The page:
General Overviews

These readings provide a mixture of overview and context. Eichengreen 1996 offers the most succinct single-volume introduction to the history of international monetary relations. Besides narrating the monetary system’s evolution from the gold standard to the present day, the author introduces readers to key theoretical issues. By contrast, McKinnon 1996 is organized around key themes and issues, not around a historical chronology. It is, nonetheless, a useful volume, especially for its elucidation of important theoretical debates. Other readings included here provide various other contexts. An accessible history of the international economy in the 20th century, Frieden 2006 is attentive to monetary issues ranging from the gold standard to the breakdown of Bretton Woods. For undergraduates and readers new to the subject, it is an excellent place to start. Providing a different kind of introduction is Volcker and Gyohten 1992. Written by two leading public officials, the authors draw on their personal experiences to present an accessible introduction to the history of post-1945 international monetary relations. Though the coverage in Volcker and Gyohten 1992 is less even than that found in Eichengreen 1996 or Frieden 2006, the first-person perspectives make for engaging reading. Britton 2001 provides not a history of international monetary relations per se but a comparative history of domestic monetary policies in the major market economies. Insofar as domestic and international monetary policies are closely entwined, this volume offers useful context. Finally, Cohen 2000 takes a broader view, situating the concept of international monetary relations in a larger historical context. The idea that all nation-states should have currencies of their own, Cohen argues, is a 19th-century conceit that is now becoming obsolete. With national currencies waning, the future of international monetary relations, he suggests, may be quite different from the recent past.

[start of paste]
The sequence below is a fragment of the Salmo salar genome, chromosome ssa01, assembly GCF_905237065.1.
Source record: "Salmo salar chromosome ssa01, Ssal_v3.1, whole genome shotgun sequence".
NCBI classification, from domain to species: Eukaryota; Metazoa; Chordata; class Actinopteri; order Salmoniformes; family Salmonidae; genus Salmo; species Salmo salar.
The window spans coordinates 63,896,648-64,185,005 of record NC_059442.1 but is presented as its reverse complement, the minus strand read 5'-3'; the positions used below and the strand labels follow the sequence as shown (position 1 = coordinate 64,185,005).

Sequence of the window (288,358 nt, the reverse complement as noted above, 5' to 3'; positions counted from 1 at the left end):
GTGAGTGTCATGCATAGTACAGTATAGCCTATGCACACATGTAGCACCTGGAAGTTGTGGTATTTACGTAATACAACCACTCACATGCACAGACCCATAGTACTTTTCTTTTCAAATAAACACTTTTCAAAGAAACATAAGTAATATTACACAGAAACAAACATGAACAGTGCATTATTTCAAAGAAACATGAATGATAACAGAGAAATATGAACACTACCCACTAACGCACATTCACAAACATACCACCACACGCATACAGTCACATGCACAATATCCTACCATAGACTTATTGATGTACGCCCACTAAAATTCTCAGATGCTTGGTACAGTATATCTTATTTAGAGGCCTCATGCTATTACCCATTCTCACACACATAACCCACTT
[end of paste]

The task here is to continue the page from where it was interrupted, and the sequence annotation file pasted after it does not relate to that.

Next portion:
• Britton, Andrew J. Monetary Regimes of the Twentieth Century. New York: Cambridge University Press, 2001.

    Offers an overview of 20th-century macroeconomic developments in Western Europe, North America, and Japan with a focus on monetary policy. More comparative than connective, this volume deals more with the evolution of domestic policy regimes than international monetary relations as such. It provides useful context nonetheless.

  • Cohen, Benjamin. The Geography of Money. Ithaca, NY: Cornell University Press, 2000.